Researchers at St. Jude Children’s Research Hospital have discovered how two proteins interact to control hundreds of genes that build the developing human brain. The scientists found that the proteins UTX and 53BP1 link to activate the program by which the genes control the development of immature pluripotent stem cells into functioning neurons and brain structures.
The findings appear today as an advance online publication in the journal Nature Neuroscience. Neurobiologist Jamy Peng, Ph.D., an assistant member of the St. Jude Department of Developmental Neurobiology, led the research. Xiaoyang Yang, Ph.D., and Beisi Xu, Ph.D., were co-first authors.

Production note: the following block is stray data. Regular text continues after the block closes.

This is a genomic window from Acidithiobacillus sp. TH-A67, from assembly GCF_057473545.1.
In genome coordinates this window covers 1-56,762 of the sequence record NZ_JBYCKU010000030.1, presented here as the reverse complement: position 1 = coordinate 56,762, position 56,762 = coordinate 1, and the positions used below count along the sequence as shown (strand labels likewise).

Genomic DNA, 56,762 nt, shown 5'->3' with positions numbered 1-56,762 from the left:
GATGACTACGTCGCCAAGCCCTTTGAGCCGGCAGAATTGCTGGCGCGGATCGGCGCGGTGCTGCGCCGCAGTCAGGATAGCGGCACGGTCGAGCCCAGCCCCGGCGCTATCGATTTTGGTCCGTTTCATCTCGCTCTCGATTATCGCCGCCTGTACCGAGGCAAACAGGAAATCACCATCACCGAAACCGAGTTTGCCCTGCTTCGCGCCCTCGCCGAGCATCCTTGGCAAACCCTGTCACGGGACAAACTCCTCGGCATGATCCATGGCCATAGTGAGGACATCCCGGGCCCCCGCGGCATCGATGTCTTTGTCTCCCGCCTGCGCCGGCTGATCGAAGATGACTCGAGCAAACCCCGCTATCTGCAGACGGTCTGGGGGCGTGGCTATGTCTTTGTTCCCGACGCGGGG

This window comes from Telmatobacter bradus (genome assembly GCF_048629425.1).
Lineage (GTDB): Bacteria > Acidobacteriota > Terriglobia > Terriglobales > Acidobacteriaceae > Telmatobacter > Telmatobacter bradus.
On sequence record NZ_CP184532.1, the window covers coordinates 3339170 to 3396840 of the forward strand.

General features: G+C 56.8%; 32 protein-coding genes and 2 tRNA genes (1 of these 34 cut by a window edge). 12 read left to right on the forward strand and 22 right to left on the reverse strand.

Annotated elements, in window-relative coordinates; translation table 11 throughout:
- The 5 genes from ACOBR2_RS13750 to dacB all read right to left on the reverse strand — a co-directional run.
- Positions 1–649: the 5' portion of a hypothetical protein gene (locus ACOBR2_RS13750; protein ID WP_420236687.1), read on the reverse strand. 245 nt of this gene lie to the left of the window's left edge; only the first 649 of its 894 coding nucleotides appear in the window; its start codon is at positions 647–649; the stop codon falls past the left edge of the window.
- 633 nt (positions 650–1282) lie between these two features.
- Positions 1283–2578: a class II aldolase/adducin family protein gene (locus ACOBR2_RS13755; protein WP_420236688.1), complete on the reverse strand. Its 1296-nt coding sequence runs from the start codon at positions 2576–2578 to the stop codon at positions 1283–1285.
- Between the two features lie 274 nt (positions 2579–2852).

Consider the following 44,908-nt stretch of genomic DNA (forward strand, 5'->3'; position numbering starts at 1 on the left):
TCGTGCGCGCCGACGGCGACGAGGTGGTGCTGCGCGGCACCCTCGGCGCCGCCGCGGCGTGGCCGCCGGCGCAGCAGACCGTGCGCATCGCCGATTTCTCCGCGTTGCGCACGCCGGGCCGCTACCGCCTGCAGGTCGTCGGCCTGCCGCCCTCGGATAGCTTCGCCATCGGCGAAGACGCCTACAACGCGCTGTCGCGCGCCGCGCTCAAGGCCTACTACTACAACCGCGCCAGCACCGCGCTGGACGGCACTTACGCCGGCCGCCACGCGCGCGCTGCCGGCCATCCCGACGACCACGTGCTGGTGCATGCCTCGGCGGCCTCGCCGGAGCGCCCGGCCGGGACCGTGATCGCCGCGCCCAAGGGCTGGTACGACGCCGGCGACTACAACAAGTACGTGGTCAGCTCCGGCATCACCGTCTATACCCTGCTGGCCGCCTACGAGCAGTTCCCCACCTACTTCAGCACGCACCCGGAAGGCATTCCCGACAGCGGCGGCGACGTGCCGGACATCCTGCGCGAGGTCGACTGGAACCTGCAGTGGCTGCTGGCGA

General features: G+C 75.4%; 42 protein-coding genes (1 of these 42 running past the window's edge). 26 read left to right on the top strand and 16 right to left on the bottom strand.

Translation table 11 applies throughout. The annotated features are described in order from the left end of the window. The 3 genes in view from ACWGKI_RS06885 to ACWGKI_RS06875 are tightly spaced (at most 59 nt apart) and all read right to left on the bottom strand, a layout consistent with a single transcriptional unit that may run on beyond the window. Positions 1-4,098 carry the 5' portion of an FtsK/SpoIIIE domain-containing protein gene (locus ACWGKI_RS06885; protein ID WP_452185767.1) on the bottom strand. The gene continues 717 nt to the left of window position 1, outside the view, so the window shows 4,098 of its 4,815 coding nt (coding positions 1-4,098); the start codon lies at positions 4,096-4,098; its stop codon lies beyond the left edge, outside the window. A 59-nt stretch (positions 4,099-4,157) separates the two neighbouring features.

The protein UTX was known as an epigenetic regulator of chromosomes in brain development, but until now the other proteins involved in the process were unknown. Epigenetic controls manage switching genes on or off to orchestrate development from generic cells to specialized cells like a neuron. The genome of thousands of individual genes is like data stored on a computer disk, but the epigenome is like a computer program that controls how stored data are read.
The findings have potential clinical implications because abnormalities in the UTX function cause defects in brain development such as the rare Kabuki syndrome and the brain tumor medulloblastoma.
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